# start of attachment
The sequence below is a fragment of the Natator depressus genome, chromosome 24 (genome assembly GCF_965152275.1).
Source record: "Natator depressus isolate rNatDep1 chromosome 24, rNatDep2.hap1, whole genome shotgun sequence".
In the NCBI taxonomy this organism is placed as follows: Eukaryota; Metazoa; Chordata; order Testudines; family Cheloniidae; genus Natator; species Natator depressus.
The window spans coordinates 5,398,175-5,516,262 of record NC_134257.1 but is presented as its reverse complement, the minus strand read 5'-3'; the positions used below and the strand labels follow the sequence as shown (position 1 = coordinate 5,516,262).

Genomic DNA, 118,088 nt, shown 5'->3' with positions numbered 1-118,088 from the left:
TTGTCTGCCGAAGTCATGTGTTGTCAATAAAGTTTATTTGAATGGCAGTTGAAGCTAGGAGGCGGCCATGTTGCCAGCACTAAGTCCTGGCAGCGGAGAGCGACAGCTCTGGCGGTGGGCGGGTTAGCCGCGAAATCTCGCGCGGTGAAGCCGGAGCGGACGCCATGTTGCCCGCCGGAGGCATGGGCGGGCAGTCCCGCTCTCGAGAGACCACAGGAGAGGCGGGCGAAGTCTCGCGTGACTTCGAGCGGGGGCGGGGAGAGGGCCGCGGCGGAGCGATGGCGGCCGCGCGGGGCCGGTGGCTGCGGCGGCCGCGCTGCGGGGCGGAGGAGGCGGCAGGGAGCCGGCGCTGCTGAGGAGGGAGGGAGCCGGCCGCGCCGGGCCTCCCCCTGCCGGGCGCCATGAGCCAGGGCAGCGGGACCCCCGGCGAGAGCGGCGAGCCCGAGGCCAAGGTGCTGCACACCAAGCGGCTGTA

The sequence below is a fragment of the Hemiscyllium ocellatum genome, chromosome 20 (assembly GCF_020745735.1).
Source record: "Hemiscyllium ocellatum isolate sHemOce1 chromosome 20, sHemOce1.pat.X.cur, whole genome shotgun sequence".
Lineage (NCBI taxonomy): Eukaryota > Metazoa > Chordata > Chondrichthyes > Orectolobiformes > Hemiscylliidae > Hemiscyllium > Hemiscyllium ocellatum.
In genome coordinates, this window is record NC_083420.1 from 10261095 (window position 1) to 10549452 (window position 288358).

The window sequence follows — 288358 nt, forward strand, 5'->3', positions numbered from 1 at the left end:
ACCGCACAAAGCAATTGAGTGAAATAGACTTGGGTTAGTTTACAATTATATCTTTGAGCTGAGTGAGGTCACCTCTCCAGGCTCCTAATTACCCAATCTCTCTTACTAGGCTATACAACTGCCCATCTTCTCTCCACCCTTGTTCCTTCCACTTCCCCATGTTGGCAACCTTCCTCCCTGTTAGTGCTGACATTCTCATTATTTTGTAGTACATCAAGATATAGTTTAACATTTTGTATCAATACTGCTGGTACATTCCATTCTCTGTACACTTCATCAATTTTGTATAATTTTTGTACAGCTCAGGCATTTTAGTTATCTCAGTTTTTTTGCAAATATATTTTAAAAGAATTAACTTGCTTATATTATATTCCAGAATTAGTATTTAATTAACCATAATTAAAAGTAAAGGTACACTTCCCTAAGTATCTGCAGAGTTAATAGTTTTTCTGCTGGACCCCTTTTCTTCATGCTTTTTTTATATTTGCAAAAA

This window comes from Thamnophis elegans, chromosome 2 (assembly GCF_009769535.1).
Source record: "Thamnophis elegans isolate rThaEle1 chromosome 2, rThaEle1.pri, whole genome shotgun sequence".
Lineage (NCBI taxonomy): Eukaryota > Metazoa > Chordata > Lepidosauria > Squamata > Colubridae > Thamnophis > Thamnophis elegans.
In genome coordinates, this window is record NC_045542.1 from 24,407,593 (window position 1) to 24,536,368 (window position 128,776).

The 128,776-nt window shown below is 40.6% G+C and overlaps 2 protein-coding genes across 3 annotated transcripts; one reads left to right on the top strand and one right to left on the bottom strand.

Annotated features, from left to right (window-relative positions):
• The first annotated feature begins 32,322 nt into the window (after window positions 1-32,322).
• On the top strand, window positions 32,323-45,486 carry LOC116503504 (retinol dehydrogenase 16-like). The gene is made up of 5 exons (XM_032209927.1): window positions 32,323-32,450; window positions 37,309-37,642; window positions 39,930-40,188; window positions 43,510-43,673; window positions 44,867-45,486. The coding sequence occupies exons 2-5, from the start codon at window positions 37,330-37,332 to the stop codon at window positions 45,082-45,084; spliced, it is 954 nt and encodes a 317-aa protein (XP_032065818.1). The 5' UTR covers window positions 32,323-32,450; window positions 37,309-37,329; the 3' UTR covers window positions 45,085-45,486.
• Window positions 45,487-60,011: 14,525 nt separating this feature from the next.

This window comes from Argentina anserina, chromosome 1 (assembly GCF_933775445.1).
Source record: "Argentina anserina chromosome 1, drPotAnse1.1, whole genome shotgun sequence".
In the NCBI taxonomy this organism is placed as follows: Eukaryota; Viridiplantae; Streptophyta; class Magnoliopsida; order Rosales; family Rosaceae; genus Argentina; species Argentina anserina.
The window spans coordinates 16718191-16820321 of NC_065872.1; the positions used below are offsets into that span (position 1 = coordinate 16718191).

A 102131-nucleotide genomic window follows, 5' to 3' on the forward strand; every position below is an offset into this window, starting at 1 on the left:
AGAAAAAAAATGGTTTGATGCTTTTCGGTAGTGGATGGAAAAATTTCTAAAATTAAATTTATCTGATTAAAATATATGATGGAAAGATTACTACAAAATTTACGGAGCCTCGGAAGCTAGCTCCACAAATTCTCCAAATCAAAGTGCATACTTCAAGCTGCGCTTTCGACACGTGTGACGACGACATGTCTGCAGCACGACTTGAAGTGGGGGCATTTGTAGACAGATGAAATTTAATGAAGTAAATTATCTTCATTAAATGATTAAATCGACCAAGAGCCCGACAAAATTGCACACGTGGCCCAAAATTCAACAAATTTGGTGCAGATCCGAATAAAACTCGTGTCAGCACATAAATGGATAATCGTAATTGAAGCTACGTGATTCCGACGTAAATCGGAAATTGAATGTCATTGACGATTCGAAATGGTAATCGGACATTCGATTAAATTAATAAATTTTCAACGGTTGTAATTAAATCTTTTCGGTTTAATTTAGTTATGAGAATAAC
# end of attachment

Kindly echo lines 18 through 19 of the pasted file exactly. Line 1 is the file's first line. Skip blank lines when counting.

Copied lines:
Annotated features, from left to right (window-relative positions):
• The first annotated feature begins 32,322 nt into the window (after window positions 1-32,322).